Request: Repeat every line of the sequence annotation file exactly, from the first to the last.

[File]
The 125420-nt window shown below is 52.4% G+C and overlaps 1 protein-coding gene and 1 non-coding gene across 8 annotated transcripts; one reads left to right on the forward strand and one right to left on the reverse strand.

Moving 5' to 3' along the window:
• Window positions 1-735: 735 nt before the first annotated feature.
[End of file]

The 125420-nt window shown below is 52.4% G+C and overlaps 1 protein-coding gene and 1 non-coding gene across 8 annotated transcripts; one reads left to right on the forward strand and one right to left on the reverse strand.

Moving 5' to 3' along the window:
• Window positions 1-735: 735 nt before the first annotated feature.